I am a transportation professional with a passion for public transportation and passenger rail. Originally from Australia, I have lived and worked in the United States since early 2012.
Picture: Presenting a bus rapid transit (BRT) project to Falls Church City Council in Virginia (November 2022)
Xavier Harmony is a transportation professional with specialist expertise in public transportation and rail. Recognizing the multidisciplinary nature of transportation, he uses his diverse educational background, including engineering, business, policy, and planning, to develop cross-disciplinary approaches to complicated transportation problems.
Xavier is currently completing his PhD at Virginia Tech where his research focuses on the politics of transportation decision-making. Leveraging his work experience, Xavier’s research particularly focuses on applied work (how can this work be used?) and threads equity in all he does (for whom do we design and manage our transportation systems?). While completing his PhD, Xavier has been working as a practicing transit planner and program manager.
Xavier’s contribution to the industry has been recognized through awards and scholarships from the American Public Transportation Foundation, Transportation Research Forum, and the Institute of Transportation Engineers. More recently, the Eno Center for Transportation honored Xavier as an Eno Centennial Scholar for his essay on prioritizing the bus.
Xavier Harmony is a transportation professional with specialist experience in public transportation and rail. His expertise includes urban policy and politics, transit planning, and transportation funding and finance. Xavier is currently completing his PhD at Virginia Tech while working as a practicing transit planner and program manager.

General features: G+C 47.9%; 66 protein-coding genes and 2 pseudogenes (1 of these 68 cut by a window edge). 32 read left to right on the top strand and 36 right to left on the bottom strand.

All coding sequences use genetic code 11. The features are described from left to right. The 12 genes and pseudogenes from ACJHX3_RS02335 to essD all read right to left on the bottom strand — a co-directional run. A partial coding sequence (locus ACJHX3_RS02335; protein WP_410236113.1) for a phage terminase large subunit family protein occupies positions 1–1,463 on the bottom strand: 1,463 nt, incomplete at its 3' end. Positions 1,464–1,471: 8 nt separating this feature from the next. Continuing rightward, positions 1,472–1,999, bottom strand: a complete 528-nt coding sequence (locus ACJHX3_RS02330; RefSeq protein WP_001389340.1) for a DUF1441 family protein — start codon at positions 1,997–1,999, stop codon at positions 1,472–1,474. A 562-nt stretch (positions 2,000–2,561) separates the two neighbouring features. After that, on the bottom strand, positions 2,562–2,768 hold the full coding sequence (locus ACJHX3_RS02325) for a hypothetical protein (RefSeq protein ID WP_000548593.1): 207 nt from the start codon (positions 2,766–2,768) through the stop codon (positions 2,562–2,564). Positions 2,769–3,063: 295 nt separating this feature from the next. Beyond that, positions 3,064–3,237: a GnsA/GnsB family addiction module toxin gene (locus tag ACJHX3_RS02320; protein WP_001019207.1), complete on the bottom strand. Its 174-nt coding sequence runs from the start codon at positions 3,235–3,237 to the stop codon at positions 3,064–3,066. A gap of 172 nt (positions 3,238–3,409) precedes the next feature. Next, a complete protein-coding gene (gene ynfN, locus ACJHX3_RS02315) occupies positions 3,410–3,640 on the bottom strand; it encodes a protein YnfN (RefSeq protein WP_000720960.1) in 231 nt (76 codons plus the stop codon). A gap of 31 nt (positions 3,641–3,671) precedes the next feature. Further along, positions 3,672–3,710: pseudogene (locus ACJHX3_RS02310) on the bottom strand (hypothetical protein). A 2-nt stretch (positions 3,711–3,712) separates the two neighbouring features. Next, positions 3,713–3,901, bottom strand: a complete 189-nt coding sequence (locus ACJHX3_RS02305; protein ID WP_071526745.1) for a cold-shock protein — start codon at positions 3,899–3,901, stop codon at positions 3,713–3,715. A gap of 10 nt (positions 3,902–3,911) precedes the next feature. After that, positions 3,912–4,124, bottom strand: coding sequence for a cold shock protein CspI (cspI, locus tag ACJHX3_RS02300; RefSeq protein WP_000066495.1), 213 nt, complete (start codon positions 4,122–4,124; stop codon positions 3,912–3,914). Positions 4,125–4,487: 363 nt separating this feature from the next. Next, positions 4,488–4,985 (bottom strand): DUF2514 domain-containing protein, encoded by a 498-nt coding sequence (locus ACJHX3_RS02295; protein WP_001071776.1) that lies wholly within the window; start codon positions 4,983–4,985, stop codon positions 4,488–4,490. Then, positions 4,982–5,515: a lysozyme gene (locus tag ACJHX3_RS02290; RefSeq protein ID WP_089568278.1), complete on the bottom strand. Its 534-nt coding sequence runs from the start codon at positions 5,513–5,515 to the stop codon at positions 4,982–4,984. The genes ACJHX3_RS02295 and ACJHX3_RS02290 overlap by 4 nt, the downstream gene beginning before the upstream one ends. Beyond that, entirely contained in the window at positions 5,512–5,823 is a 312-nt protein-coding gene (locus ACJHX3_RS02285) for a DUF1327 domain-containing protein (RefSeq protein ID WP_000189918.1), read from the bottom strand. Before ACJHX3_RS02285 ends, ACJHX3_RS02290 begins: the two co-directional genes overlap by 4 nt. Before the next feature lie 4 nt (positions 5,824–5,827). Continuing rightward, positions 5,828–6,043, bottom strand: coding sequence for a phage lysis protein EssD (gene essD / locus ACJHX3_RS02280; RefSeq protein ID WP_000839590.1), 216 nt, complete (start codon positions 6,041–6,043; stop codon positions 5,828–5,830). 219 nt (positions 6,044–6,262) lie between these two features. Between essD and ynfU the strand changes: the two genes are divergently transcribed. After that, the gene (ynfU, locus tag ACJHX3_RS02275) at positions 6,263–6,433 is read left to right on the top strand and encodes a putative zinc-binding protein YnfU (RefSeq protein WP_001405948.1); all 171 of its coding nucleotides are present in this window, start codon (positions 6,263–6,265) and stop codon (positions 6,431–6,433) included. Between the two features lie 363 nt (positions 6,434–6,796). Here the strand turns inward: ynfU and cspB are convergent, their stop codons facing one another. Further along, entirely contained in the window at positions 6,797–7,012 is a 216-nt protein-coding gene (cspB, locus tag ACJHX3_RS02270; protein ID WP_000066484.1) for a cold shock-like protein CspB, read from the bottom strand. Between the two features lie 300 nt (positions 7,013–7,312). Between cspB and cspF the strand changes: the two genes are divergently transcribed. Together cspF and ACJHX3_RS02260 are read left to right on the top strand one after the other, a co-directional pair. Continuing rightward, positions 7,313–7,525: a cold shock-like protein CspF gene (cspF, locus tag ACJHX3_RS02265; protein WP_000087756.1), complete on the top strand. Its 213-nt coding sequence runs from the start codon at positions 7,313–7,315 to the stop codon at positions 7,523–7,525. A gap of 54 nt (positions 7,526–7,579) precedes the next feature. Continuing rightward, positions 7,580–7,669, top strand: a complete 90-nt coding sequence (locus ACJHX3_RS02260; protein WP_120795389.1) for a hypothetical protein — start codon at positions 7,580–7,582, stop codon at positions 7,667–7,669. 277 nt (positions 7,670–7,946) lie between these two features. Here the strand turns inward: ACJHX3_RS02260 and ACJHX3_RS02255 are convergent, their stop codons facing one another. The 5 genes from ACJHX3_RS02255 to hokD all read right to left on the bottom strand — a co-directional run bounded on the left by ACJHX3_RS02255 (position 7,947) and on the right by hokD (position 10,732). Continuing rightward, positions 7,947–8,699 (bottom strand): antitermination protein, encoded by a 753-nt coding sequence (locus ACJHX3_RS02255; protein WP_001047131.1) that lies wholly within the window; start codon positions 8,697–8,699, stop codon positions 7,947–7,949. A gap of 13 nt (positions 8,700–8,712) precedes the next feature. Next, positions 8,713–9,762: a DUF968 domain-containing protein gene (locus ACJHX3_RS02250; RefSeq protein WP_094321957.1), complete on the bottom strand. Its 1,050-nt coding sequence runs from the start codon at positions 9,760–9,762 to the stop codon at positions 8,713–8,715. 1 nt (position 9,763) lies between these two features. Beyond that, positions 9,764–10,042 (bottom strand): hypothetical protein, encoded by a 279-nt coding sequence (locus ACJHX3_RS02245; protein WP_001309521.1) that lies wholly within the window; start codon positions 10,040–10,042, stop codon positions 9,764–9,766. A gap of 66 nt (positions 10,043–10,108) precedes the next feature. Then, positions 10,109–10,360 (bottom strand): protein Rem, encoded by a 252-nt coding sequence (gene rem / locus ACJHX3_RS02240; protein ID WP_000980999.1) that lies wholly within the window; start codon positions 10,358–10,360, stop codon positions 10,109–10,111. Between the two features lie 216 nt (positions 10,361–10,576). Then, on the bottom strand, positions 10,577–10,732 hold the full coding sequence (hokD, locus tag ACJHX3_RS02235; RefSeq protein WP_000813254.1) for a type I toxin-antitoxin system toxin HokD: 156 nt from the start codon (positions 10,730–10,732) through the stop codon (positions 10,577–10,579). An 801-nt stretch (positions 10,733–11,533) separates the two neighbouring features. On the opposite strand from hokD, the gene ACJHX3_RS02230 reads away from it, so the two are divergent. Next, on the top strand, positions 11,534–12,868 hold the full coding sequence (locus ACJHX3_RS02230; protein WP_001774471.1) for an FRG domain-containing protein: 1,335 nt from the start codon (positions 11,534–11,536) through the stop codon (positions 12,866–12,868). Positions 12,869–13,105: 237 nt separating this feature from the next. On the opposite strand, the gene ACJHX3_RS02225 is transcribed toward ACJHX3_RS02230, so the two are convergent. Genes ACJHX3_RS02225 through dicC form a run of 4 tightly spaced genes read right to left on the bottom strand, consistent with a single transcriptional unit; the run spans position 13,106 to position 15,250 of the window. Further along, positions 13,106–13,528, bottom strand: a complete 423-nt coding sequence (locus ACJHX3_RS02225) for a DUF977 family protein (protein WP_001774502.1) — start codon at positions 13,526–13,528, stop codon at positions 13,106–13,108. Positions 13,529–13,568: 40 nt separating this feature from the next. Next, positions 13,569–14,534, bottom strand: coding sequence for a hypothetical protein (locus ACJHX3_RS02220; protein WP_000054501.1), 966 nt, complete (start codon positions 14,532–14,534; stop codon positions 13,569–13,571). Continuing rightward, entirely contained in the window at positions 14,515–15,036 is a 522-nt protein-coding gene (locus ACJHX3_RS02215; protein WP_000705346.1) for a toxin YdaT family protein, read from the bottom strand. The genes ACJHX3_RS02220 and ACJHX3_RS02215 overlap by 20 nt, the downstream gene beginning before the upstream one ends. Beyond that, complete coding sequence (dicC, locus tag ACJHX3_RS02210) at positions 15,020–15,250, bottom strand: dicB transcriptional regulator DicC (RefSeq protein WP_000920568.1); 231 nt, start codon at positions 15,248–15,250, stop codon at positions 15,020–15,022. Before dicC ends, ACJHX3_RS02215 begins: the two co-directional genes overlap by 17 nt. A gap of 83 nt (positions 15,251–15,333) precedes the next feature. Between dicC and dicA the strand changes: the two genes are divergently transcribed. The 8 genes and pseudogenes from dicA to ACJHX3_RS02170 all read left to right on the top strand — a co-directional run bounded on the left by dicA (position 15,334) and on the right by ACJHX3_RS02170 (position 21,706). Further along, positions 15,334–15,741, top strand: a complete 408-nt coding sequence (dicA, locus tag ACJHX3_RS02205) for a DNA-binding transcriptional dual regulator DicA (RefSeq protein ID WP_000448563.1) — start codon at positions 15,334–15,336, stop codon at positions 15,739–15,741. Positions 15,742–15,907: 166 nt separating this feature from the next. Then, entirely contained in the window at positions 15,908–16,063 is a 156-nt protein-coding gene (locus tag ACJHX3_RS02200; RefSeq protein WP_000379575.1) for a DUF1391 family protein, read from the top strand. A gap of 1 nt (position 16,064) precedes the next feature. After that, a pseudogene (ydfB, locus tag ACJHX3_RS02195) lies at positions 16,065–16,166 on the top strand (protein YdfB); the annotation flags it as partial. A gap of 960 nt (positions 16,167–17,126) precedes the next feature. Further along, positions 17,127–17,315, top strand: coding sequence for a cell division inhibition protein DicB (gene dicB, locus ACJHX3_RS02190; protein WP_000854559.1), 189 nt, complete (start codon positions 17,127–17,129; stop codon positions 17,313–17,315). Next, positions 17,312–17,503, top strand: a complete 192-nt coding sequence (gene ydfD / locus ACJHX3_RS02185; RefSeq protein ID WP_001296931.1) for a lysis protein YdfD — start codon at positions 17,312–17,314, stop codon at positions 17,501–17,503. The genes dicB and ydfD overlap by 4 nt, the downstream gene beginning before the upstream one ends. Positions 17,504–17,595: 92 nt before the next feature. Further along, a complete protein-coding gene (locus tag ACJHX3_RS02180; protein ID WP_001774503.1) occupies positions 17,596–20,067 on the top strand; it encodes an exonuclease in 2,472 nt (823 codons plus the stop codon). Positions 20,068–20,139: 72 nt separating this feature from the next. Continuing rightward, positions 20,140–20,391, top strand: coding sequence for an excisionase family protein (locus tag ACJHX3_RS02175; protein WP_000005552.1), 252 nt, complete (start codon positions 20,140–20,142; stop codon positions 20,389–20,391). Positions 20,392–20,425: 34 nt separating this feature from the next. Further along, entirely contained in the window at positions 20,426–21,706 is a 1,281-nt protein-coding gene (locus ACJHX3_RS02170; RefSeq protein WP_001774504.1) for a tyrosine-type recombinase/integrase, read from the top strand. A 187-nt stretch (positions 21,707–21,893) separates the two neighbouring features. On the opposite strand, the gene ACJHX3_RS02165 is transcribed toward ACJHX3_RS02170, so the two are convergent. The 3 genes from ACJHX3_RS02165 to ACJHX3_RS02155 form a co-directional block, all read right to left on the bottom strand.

I was born in Ipswich, Queensland, just west of Brisbane (about a 10 hour drive north of Sydney). Growing up my career interests changed a lot. From a police officer at age 7, to a veterinarian at age 12, to a scientist at age 15. When I was 16, an influential maths teacher introduced me to engineering.
In 2007 I started a double degree program in engineering and business at Queensland University of Technology. Although I started in mechanical engineering, I switched to civil after my first semester as I realized I was more interested in infrastructure than machines. As I completed my degree I considered working in geotechnical engineering and water engineering before planning a career in construction. First field work, and then infrastructure advisory. My internships really helped me figure out what I did and did not like. I was also very interested in traveling and working overseas. This influenced the kinds of companies I pursued.
I was in my last year of undergrad and my transportation professor mentioned a transportation consulting firm in the United States was looking for a summer intern. Here was my first real chance to work overseas! I received an interview but, when the firm learned I was in my final year of university, the internship interview turned into a full-time job interview. After an intense 2-day interviewing process, the firm made me a job offer in the U.S. They would sponsor my visa and fly me over. I was over the moon!
In early 2012 I moved to the U.S. to work for Kittelson. Originally I thought this would be a two, maybe four, year experience but it's turned into a permanent decision. Although I had not originally considered transportation as a career, I soon realized it was my true professional calling. I love working in transportation. It is a field that affects everyone's lives. I especially became passionate about public transportation. The efficiency of transit appealed to the engineering side of me while the social benefits appealed to my personal values. It is critical to the existence of cities, it is critical to social justice and equity, it is critical to the future of transportation. Now that I know where I want to focus my career, I am working on becoming a leader in my field.